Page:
By Roberta Attanasio
Women and men respond differently to infectious microbes and vaccines – it is said, indeed, that the immune system of women is stronger than the immune system of men. Stronger or weaker, one thing is certain – men and women are not the same in terms of immune response. A few years ago, the journal Lancet Infectious Diseases published “ The Xs and Y of immune responses to viral vaccines” – a comprehensive article that clearly shows how the biological differences between sexes influence the immune response to vaccines, as for example the influenza, yellow fever and hepatitis vaccines. There are not many published studies on the same subject, though. The majority of scientists involved in vaccine research do not consider sex as a variable and, typically, vaccine trials are not designed to take into account the physiological differences that exist between men and women.
If we had to take these differences into account, how would things change when vaccinating human populations? In the New York Times article “Do women need such big flu shots?” Op-Ed contributors Sabra Klein and Phyllis Greenberger provide an example related to one of the influenza vaccines: “Under the current guidelines, men and women are to get equal-sized doses of the H1N1 vaccine. Yet women’s bodies generate a stronger antibody response than men’s do, research shows, so less vaccine may be needed to immunize them. If we could give women a smaller dose, there would be more vaccine to go around. And we might also spare them the mild side effects that vaccines can cause, like pain at the injection site, inflammation and fever. All of these are more common in women than in men.”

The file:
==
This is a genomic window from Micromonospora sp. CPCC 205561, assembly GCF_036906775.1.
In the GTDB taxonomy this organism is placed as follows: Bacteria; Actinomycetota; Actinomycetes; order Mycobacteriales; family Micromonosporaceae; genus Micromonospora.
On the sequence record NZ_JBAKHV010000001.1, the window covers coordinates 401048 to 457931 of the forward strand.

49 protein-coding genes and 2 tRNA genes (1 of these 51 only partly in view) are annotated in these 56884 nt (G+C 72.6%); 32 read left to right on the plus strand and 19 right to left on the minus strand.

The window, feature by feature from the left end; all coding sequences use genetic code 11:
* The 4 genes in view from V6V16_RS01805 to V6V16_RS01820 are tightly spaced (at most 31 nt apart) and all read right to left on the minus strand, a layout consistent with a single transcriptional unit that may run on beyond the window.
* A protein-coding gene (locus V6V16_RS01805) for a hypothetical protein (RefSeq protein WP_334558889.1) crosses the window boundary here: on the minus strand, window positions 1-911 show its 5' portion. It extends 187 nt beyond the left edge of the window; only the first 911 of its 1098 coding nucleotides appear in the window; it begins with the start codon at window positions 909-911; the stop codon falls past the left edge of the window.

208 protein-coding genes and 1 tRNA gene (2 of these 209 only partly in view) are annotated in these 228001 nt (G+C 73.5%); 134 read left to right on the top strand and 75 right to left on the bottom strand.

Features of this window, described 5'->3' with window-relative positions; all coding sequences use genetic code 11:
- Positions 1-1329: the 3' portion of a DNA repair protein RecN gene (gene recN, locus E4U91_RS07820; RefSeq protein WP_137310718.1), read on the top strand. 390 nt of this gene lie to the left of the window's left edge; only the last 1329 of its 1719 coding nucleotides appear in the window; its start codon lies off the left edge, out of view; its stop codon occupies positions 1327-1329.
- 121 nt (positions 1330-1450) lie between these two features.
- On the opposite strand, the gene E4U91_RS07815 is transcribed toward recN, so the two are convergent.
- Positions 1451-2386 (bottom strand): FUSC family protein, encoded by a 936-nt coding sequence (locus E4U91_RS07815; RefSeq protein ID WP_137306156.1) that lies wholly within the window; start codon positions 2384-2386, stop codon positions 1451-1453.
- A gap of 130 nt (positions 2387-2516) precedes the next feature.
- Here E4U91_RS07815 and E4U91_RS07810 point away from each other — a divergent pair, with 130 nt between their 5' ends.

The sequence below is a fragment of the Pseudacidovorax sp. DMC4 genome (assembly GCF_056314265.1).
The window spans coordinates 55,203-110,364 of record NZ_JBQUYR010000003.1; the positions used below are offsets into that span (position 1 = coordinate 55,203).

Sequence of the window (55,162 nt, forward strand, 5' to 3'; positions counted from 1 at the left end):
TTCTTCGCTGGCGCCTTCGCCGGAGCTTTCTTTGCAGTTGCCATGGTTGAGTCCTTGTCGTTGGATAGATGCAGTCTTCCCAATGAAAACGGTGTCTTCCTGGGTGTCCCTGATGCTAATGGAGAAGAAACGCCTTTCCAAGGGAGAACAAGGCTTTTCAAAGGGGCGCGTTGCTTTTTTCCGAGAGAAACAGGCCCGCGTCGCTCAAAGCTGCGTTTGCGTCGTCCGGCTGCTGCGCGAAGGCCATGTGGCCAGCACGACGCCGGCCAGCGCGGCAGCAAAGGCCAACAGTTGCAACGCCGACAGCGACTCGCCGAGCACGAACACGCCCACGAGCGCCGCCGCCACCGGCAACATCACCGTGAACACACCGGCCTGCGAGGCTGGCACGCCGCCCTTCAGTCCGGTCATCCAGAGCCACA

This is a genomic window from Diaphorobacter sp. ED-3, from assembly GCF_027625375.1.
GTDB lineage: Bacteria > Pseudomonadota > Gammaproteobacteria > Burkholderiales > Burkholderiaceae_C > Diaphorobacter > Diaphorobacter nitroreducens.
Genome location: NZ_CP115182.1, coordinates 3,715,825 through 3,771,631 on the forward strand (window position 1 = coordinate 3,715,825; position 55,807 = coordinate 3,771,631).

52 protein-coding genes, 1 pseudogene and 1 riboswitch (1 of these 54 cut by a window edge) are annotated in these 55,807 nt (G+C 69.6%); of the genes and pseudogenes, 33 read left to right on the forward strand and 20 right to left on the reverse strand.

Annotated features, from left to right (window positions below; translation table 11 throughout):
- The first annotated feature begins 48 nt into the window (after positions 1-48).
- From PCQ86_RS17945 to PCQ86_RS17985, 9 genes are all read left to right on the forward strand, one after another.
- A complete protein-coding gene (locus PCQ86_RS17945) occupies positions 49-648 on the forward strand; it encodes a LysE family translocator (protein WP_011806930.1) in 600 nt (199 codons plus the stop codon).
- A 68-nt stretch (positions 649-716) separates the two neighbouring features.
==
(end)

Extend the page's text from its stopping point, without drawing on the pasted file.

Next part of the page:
In 2010, the World Health Organization published “Sex, Gender and Influenza”, a report that “focuses on the different effects of seasonal epidemics, pandemics and localized outbreaks of influenza on males and females including pregnant women.” The report concludes that “significantly more research is required to gain a more complete understanding of the complex and varied effects of sex and gender on influenza infection and vaccination, and underscores the need to consider their interplay with any infectious disease of global concern.”
However, there are still large gaps in our understanding of how sex differences influence the immune response to vaccines and not enough research is done to fill these gaps. May be, step by step, we’ll get there. Meanwhile, here is one of the steps – a new study found that high levels of testosterone make the immune response to the flu vaccine go south.
The study – “Systems analysis of sex differences reveals an immunosuppressive role for testosterone in the response to influenza vaccination” – was carried out using samples from 53 women and 34 men vaccinated with a seasonal influenza vaccine. Results from the study not only show that women displayed significantly stronger antibody responses to the vaccine – they also show that men with the highest levels of testosterone displayed the lowest antibody responses to the vaccine. Thus, testosterone has immunosuppressive activity.
The authors of the study speculate that lower antibody responses in men might provide an evolutionary advantage. Women produce higher levels of antibodies, but also develop stronger inflammatory responses which, in many instances, lead to more severe disease. Males of many species are more likely to experience trauma than females – thus, their risk of contracting infections because of open wounds is higher. By keeping their responses at a low gear configuration, men can control potentially dangerous inflammation.